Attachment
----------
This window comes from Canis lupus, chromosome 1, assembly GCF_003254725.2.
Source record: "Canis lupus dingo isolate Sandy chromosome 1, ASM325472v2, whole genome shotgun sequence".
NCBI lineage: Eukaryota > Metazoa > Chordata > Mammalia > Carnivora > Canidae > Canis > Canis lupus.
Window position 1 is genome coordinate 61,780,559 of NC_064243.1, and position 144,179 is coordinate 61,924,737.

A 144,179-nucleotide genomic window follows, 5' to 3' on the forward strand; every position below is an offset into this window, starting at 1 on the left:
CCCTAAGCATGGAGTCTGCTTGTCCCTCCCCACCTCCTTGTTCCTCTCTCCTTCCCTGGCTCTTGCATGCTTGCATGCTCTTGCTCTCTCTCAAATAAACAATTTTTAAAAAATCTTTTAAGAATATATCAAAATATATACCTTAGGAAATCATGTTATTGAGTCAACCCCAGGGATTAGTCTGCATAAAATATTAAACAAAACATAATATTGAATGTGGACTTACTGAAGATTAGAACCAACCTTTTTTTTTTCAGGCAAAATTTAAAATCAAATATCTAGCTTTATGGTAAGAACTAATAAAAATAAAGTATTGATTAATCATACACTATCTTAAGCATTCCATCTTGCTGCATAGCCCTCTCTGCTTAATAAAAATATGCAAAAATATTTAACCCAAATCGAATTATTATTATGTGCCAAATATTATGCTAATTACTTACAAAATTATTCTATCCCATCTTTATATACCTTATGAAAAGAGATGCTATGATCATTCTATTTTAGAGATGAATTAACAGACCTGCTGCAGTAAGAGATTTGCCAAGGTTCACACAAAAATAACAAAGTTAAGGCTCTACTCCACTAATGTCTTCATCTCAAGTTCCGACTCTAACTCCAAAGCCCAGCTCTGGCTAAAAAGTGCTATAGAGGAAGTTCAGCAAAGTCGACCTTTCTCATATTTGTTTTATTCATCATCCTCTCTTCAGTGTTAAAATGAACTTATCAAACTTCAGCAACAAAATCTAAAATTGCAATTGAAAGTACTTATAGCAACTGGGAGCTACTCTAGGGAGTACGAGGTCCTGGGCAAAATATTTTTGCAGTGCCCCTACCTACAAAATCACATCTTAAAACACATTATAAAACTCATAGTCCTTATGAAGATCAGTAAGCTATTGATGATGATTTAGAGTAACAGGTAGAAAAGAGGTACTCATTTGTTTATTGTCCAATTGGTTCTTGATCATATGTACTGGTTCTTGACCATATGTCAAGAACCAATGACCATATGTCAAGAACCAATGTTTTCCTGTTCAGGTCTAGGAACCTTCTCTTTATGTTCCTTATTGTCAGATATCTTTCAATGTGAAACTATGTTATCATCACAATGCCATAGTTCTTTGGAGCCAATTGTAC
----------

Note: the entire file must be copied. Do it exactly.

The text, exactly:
This window comes from Canis lupus, chromosome 1, assembly GCF_003254725.2.
Source record: "Canis lupus dingo isolate Sandy chromosome 1, ASM325472v2, whole genome shotgun sequence".
NCBI lineage: Eukaryota > Metazoa > Chordata > Mammalia > Carnivora > Canidae > Canis > Canis lupus.
Window position 1 is genome coordinate 61,780,559 of NC_064243.1, and position 144,179 is coordinate 61,924,737.

A 144,179-nucleotide genomic window follows, 5' to 3' on the forward strand; every position below is an offset into this window, starting at 1 on the left:
CCCTAAGCATGGAGTCTGCTTGTCCCTCCCCACCTCCTTGTTCCTCTCTCCTTCCCTGGCTCTTGCATGCTTGCATGCTCTTGCTCTCTCTCAAATAAACAATTTTTAAAAAATCTTTTAAGAATATATCAAAATATATACCTTAGGAAATCATGTTATTGAGTCAACCCCAGGGATTAGTCTGCATAAAATATTAAACAAAACATAATATTGAATGTGGACTTACTGAAGATTAGAACCAACCTTTTTTTTTTCAGGCAAAATTTAAAATCAAATATCTAGCTTTATGGTAAGAACTAATAAAAATAAAGTATTGATTAATCATACACTATCTTAAGCATTCCATCTTGCTGCATAGCCCTCTCTGCTTAATAAAAATATGCAAAAATATTTAACCCAAATCGAATTATTATTATGTGCCAAATATTATGCTAATTACTTACAAAATTATTCTATCCCATCTTTATATACCTTATGAAAAGAGATGCTATGATCATTCTATTTTAGAGATGAATTAACAGACCTGCTGCAGTAAGAGATTTGCCAAGGTTCACACAAAAATAACAAAGTTAAGGCTCTACTCCACTAATGTCTTCATCTCAAGTTCCGACTCTAACTCCAAAGCCCAGCTCTGGCTAAAAAGTGCTATAGAGGAAGTTCAGCAAAGTCGACCTTTCTCATATTTGTTTTATTCATCATCCTCTCTTCAGTGTTAAAATGAACTTATCAAACTTCAGCAACAAAATCTAAAATTGCAATTGAAAGTACTTATAGCAACTGGGAGCTACTCTAGGGAGTACGAGGTCCTGGGCAAAATATTTTTGCAGTGCCCCTACCTACAAAATCACATCTTAAAACACATTATAAAACTCATAGTCCTTATGAAGATCAGTAAGCTATTGATGATGATTTAGAGTAACAGGTAGAAAAGAGGTACTCATTTGTTTATTGTCCAATTGGTTCTTGATCATATGTACTGGTTCTTGACCATATGTCAAGAACCAATGACCATATGTCAAGAACCAATGTTTTCCTGTTCAGGTCTAGGAACCTTCTCTTTATGTTCCTTATTGTCAGATATCTTTCAATGTGAAACTATGTTATCATCACAATGCCATAGTTCTTTGGAGCCAATTGTAC